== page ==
The Pennsylvania DEP Accused of Falsifying Reports, Or DEP You Got Some Splain’n To Do.
The New York Times reported that the PADEP omitted data on metals found in well and other water sources in Pennsylvania counties.
The documents were part of a lawsuit claiming that natural gas extraction through a method known as hydraulic fracturing, or fracking, and storage of the resulting wastewater at a site in southwestern Pennsylvania has contaminated drinking water and sickened seven plaintiffs who live nearby.
The suit was filed in Washington County Court by 7 people that live in Washington County with in one mile of gas wells. Their health complaints are nausea, bone pain, breathing difficulties and severe headaches.
Toxicology tests on Mr. Kiskadden and the other six plaintiffs who live within a mile of a Range Resources drill site and wastewater pond in Amwell Township have found the presence of toluene, benzene and arsenic in their bodies, according to the complaint.
State Representative Jesse J. White, a Democrat who represents part of Washington County, accused the Environmental Protection Department of manipulating water tests to hide what he called “adverse results” from gas-drilling operations.
Rep. Jesse White is taking a lot of criticism for going up against the Gas Industry fighting for the safety of his constituents and all citizens of Pennsylvania. Range Resource has been the most vocal against Mr. White.
State Rep. Jesse White, D-Cecil, filed the request with the agency last week after he said they declined to release 400 pages of raw data from its June 5 testing at Cornerstone Care’s Community Medical and Dental Plaza.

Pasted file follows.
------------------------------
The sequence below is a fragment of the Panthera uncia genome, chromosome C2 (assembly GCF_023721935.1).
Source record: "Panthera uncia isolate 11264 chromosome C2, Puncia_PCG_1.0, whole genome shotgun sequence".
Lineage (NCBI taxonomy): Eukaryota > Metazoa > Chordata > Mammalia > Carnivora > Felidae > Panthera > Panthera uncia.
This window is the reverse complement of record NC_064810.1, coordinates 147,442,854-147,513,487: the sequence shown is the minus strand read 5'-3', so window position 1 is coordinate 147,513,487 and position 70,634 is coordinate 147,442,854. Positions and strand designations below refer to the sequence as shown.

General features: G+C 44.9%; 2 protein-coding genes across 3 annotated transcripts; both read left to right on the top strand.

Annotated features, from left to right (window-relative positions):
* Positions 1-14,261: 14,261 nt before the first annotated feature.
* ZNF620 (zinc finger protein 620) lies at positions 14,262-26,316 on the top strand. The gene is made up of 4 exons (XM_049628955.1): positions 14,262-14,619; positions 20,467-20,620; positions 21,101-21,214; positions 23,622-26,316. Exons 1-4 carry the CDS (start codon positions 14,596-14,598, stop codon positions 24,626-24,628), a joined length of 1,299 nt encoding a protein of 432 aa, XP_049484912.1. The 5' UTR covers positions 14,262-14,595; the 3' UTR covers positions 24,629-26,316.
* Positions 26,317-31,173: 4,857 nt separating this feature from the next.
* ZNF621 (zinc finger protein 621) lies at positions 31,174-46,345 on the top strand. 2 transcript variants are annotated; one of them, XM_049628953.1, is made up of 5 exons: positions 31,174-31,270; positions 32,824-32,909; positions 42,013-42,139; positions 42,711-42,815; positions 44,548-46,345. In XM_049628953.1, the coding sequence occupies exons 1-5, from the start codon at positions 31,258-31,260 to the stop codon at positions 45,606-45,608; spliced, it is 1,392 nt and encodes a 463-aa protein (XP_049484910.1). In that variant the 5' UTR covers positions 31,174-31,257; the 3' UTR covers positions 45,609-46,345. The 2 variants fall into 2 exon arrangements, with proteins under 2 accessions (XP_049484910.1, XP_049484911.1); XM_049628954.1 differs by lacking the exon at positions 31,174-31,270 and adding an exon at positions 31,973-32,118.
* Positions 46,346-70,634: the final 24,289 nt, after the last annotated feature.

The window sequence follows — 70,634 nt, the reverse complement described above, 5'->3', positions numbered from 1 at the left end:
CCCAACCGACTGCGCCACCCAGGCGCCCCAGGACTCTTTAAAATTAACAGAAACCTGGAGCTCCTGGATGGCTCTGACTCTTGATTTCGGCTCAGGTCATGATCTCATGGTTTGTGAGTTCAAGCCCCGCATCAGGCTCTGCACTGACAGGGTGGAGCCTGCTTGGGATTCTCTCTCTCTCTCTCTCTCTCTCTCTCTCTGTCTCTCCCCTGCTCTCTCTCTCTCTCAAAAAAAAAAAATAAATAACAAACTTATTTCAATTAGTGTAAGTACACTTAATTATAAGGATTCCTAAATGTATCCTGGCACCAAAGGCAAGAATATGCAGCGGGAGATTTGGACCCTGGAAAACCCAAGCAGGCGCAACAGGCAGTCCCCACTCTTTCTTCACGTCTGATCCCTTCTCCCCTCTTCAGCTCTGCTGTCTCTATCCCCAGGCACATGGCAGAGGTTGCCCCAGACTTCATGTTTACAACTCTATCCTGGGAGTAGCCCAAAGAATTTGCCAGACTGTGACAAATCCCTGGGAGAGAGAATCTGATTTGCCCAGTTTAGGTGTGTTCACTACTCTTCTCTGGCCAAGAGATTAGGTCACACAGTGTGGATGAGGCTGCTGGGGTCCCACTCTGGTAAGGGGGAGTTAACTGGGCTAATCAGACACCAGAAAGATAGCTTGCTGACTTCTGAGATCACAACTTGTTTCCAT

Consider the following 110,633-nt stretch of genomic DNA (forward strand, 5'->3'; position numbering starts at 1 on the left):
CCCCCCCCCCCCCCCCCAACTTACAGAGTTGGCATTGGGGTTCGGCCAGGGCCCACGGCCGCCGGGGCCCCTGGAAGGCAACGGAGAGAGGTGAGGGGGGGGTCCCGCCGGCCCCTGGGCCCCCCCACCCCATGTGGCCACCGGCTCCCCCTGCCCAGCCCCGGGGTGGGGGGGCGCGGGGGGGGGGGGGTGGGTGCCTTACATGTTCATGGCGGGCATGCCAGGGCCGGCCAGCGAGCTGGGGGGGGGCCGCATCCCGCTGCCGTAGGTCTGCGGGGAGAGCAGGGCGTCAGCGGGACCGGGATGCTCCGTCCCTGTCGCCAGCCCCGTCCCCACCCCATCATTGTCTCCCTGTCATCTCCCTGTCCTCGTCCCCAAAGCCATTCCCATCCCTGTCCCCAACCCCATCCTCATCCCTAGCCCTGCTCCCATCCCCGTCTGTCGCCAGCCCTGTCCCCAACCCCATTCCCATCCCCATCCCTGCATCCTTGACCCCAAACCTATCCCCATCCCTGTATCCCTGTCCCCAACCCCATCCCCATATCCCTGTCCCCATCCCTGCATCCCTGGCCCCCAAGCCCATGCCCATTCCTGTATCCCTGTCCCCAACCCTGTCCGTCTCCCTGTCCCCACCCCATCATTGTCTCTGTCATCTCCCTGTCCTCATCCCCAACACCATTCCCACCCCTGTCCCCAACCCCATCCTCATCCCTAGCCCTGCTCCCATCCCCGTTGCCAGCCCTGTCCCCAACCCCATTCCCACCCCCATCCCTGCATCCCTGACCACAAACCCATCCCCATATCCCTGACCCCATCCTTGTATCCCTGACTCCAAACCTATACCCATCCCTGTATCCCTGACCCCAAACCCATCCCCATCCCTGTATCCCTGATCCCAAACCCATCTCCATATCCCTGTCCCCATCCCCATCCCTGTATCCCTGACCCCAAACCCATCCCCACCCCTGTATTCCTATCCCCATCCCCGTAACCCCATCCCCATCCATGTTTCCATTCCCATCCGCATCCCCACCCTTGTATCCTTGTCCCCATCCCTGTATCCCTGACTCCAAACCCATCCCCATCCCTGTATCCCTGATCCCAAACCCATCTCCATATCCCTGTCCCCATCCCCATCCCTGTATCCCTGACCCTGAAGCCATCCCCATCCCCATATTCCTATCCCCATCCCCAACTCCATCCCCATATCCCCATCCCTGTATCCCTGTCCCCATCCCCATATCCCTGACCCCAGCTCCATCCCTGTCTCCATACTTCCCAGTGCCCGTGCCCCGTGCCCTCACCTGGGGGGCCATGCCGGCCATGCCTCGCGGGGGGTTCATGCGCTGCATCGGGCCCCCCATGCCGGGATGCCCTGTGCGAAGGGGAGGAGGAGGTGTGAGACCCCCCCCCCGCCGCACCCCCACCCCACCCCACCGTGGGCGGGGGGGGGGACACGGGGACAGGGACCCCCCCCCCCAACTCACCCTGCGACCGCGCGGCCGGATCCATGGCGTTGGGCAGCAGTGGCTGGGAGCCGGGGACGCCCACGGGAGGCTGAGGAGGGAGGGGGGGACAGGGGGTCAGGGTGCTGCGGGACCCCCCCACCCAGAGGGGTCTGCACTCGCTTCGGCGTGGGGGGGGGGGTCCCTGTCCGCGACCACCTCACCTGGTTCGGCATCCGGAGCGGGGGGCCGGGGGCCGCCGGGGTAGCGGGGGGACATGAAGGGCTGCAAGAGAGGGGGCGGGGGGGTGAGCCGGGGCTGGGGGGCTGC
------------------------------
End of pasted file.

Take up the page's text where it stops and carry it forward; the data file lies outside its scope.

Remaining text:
In the Patch article Jesse White said, it was the first time he had to file a Right to Know request through a state agency during his tenure as a state representative.
The DEP has not released the findings of the Cornerstone Care study. And as it stands right now, The head of the DEP is an appointed position by the governor. However, Jesse White has introduced a two bill package that will call for the DEP Head to be an elected position.
The bills—HB 2606 and 2607—would change the Pennsylvania Constitution to give the DEP commissioner true independence to do his or her job, much like we did in 1981 by moving the office of Attorney General from an appointed to elected position.
I will report more on this as it will open up more law suits in the future I am sure.